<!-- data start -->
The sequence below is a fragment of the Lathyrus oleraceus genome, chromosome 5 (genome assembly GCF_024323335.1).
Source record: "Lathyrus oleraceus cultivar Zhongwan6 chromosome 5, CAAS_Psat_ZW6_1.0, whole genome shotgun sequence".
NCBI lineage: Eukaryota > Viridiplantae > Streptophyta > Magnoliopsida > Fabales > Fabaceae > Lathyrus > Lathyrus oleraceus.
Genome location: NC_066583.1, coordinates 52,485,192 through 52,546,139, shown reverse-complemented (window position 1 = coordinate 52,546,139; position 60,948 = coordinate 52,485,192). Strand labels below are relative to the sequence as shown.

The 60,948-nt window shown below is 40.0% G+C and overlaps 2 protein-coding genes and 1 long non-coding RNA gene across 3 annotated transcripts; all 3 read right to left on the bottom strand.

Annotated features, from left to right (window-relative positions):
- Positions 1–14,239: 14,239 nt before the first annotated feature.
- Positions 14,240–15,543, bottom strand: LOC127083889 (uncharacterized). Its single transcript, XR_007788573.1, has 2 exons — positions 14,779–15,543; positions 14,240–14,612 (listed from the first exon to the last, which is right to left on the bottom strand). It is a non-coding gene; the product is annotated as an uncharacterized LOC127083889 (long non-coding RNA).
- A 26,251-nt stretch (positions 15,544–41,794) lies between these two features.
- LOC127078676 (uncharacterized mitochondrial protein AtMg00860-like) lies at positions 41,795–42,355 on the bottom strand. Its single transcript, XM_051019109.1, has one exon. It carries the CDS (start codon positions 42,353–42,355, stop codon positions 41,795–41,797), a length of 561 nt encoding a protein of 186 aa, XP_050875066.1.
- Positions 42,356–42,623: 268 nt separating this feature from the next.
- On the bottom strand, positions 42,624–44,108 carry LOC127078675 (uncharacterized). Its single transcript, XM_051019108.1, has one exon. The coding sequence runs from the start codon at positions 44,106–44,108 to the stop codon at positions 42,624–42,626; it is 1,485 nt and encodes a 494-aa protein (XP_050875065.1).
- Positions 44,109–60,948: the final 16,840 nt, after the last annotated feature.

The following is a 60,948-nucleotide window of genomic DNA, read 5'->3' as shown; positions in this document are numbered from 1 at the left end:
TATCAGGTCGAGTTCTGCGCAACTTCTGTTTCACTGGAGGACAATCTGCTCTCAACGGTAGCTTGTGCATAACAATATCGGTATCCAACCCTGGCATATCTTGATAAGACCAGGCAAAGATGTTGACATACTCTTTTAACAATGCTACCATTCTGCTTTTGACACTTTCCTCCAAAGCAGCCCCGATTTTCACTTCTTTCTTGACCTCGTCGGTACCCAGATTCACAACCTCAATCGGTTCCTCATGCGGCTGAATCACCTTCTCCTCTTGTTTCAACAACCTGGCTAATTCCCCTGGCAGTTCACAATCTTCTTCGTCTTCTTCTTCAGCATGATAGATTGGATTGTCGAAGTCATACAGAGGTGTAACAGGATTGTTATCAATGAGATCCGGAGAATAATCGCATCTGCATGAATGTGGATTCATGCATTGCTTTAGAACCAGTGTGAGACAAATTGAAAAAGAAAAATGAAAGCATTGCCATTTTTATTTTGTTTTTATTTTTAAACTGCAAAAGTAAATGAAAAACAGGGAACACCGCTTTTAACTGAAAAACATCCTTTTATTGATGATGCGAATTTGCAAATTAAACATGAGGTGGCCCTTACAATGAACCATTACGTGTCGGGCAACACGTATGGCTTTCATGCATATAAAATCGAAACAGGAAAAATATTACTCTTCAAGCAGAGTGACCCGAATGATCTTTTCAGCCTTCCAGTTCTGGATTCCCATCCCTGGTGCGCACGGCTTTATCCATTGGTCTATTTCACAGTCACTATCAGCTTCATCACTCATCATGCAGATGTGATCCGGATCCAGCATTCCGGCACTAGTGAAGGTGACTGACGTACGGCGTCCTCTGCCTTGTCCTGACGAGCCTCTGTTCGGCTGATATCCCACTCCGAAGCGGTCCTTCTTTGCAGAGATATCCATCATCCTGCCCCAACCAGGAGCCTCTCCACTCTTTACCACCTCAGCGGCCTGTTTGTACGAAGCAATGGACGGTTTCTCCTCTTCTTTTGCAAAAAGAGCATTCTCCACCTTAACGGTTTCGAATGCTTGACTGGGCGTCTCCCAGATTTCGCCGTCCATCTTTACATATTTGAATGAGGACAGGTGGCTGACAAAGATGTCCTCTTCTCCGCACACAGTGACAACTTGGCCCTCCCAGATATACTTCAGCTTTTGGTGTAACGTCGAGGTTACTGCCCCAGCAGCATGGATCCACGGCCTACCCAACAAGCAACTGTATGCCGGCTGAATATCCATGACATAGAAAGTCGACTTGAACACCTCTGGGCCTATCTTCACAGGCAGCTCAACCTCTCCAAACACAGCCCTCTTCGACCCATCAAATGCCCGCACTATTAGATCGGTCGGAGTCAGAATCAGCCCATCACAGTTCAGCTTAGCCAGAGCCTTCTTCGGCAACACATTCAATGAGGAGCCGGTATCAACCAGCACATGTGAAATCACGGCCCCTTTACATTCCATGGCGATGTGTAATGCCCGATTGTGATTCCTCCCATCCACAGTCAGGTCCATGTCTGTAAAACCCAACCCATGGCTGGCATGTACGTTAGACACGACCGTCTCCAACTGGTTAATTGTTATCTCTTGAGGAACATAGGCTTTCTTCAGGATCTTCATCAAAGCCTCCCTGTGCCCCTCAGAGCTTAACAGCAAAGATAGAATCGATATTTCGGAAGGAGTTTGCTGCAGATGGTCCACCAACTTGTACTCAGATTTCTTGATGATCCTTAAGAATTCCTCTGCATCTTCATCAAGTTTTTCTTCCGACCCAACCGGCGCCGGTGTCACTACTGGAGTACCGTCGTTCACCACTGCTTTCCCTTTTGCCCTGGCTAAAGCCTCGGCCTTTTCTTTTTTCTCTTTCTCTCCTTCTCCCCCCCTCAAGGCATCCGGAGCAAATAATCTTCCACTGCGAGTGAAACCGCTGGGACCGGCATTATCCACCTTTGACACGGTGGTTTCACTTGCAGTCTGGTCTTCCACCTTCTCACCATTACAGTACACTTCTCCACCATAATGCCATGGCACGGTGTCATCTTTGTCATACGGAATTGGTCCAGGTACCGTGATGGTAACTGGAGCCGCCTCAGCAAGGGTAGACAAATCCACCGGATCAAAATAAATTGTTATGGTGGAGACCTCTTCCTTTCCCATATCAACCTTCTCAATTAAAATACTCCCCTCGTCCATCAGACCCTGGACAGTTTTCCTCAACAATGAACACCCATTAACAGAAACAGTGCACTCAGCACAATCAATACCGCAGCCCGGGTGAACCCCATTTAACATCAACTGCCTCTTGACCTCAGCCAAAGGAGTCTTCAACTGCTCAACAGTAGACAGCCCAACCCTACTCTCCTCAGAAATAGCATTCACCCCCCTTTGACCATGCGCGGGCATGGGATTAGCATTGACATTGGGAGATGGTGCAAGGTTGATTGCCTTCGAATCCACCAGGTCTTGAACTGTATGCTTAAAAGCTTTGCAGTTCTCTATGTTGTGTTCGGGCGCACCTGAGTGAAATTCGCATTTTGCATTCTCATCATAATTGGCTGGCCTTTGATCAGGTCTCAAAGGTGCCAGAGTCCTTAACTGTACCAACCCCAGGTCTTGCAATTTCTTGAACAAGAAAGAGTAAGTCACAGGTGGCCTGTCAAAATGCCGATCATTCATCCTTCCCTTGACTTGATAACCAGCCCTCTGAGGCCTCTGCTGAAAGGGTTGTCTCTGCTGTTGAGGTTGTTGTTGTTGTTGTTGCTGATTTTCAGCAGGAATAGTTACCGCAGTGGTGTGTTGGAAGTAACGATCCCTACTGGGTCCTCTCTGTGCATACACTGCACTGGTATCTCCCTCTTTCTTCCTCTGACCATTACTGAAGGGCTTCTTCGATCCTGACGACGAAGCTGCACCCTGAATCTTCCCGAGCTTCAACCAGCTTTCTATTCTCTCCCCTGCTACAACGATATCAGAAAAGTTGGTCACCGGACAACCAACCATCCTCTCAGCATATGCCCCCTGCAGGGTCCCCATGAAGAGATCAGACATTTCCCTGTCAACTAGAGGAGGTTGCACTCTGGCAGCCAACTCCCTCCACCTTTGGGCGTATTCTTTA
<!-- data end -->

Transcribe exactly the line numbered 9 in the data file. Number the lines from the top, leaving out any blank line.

- A 26,251-nt stretch (positions 15,544–41,794) lies between these two features.